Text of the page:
by Max Brantley
By Ernest Dumas
The big question about Hillary Clinton is whether she is better off defending herself on the phony issues or the legitimate ones. She was on her way to clearing her skirts of the big phony ones, Benghazi and emails, before her husband's witless dawdle with the attorney general on a Phoenix tarmac.
Email frenzy will gradually play itself out, too, after the FBI concluded that her insisting on keeping her electronic communications on her family server rather than the government's was "extremely careless" but that, like Colin Powell's before her, no harm came of it. It dashed hopes that the FBI would find criminal purpose in her handling a few classified
documents on her server.
For Donald Trump, of course, all of that won't matter. He'll continue the wild claims about emails, Benghazi and the rest of the tissueless controversies that have haunted Clinton since the months before and after she became the first lady—her futures-trading venture as a new bride in 1977, the suicide of her friend Vince Foster, her handling of her husband's
extramarital flirtations, her privacy-obsessed West Wing blunders—and then the hugely successful fundraising of the Clinton Presidential Foundation and her lucrative speechmaking as a private citizen.
All that publicity, originating mainly from The New York Times and the Washington Post, once libeled as the liberal press, have sank her poll numbers since the high marks of her State Department departure, but they will have a diminishing impact on voting.
Bald-faced lies and wild exaggerations characterize free-for- all primary campaigns, but when the nation's undivided attention is on two people then facts, real actions and real policy exposition do tend to take over. Trump may make it different, but we shall see.
As the final congressional reports confirmed, Benghazi was the biggest snipe hunt since Whitewater. The millions spent on fruitless investigations of the mob attack on the U.S. embassy, which sought to blame Clinton, were especially bizarre coming on the heels of the investigations of9/11, where 2,966 people died and 6,000 were injured. The 9/11 commission, seeking not to rest so terrible a burden on the occupants of the White House, did not even demand or reveal the daily security briefings of the president that warned futilely of terrorist airplane attacks on U.S. targets.
But the real issue was not whether anyone besides the ambassador, who insisted on going to Benghazi at the risk of death, could have prevented the tragedy but whether U.S. policy contributed to the stateless chaos that Libya had become. Hillary Clinton was the architect of that policy. It was her insistence that the nation take strong military steps to protect insurgents from the mad autocrat Muammar Gaddafi that persuaded President Obama
to abandon his own doubts and those of his other advisers and drive Gaddafi from power.
It should be the overriding foreign policy issue of the campaign, the recurring issue of the past 75 years—the American mission of taking sides in the religious, sectarian and tribal rivalries of the Middle East to put people in power whom we think may have values closer to ours and thus better for the people there. It started with the overthrow of the democratically elected prime minister of Iran in 1953 and continued through the modern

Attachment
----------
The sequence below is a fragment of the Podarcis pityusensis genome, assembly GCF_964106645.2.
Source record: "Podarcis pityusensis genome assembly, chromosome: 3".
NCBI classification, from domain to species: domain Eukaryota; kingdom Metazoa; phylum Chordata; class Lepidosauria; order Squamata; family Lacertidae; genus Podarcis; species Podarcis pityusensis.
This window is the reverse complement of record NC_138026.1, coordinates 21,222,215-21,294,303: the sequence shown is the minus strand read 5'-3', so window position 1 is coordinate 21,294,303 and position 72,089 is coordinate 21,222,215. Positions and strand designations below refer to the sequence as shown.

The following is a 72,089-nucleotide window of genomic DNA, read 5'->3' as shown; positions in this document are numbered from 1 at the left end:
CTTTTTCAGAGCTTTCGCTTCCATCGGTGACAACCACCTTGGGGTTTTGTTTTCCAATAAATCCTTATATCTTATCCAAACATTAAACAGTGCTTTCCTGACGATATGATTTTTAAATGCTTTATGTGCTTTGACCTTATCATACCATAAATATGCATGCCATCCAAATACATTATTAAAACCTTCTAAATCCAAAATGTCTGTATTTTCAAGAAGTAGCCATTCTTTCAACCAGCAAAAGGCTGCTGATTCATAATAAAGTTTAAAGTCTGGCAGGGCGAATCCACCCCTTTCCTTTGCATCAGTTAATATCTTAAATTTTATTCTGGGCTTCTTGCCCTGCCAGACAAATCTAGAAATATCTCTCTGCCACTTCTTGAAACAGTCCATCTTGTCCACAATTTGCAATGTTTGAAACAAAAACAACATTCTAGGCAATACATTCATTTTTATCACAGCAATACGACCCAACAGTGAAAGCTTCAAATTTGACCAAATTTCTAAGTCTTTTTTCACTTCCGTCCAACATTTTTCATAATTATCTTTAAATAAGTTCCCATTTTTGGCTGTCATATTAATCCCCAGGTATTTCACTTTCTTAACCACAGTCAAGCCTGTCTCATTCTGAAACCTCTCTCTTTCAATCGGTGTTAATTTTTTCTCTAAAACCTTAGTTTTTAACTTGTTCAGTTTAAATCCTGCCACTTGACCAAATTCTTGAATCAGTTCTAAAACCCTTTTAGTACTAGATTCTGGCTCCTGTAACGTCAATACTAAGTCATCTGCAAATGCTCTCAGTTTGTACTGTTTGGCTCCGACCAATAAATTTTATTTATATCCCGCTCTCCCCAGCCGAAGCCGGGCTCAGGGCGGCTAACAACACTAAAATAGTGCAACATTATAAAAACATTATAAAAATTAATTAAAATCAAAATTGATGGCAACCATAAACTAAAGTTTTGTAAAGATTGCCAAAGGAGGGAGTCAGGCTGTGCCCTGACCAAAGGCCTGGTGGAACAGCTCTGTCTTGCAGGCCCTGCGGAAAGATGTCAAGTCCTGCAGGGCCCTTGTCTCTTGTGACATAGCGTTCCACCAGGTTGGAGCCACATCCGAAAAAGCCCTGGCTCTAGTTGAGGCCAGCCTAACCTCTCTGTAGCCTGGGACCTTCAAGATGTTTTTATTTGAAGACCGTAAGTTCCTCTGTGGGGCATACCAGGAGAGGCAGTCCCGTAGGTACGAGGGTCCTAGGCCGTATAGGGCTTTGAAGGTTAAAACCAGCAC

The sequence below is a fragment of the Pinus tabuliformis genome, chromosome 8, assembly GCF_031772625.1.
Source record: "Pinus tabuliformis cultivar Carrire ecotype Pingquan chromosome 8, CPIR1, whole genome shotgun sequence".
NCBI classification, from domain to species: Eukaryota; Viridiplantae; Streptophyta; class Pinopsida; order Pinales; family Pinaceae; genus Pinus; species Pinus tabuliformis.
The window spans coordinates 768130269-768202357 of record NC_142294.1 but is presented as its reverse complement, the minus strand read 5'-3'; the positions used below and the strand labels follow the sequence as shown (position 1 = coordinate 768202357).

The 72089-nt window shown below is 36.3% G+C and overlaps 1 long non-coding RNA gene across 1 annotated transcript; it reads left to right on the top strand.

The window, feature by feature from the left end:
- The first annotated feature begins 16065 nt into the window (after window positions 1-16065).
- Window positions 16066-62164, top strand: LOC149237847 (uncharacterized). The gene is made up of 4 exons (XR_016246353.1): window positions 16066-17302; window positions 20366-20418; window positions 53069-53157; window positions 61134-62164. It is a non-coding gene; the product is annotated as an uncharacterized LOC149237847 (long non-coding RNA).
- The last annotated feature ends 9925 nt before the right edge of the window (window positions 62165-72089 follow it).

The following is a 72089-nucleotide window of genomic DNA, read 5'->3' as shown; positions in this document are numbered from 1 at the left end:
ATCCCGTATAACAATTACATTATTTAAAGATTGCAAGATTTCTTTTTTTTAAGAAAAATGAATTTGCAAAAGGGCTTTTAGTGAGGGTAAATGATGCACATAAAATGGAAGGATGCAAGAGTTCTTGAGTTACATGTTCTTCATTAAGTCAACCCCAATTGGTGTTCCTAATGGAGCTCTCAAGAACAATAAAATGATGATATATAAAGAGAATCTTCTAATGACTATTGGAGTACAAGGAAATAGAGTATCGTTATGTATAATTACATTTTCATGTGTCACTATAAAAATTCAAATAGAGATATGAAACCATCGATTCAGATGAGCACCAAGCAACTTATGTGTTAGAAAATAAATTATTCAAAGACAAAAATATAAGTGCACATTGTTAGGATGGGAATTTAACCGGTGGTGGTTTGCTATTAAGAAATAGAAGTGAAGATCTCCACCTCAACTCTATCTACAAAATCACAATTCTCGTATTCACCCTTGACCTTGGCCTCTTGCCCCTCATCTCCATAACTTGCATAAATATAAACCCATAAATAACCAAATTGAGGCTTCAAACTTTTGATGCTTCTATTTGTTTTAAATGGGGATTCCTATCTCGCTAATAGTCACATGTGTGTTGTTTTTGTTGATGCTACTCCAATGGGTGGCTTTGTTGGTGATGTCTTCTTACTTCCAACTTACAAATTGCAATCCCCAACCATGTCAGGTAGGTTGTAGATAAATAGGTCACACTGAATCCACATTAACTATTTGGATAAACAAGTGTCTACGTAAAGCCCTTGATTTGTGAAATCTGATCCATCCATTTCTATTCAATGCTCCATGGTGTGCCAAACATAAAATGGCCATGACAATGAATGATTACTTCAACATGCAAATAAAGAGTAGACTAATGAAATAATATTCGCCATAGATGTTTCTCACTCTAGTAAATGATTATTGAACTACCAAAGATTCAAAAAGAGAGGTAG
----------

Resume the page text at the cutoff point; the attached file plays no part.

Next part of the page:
Afghanistan, Iraq, Libya, Syria and to a subtler degree other Arab principalities. There were some successes but there is a good argument that they loosed the more rabid religious elements and the chaos and terrorism that engulf the region and touch all of us who meddled.
Hillary Clinton backed all those policies—well, she was only 6 at Mossadegh's coup. So, of course, did all the presidential candidates of both parties, except the other Democratic candidates and Rand Paul. Trump claims long after the fact that he opposed them all, but contemporary records show he didn't. Still, it is an issue he hopes to exploit without looking soft on Muslims.
Although Republicans promote an image of Clinton as a pacifist or a weakling abroad but a radical on domestic issues, she is the opposite of both.
She shares only with Jeb Bush among all the presidential candidates the sure footing of a centrist. She is the least ideological of all the candidates, with the possible exception of Trump, whose views on everything but immigrants and minorities are endlessly flexible.
Bernie Sanders built a giant following among liberal Democrats and working folks by pointing out her frequent capitulations on conservative causes, from the Iraqi war vote to bankruptcy reform and the capitulations of her husband on welfare reform and telecommunications and banking deregulation. Recalling her role in the Clinton gubernatorial years, I always believed the White House "triangulation" policy was hers. This is not the year of middle-of- the-road politics.
Big question: Can Donald do a Bernie?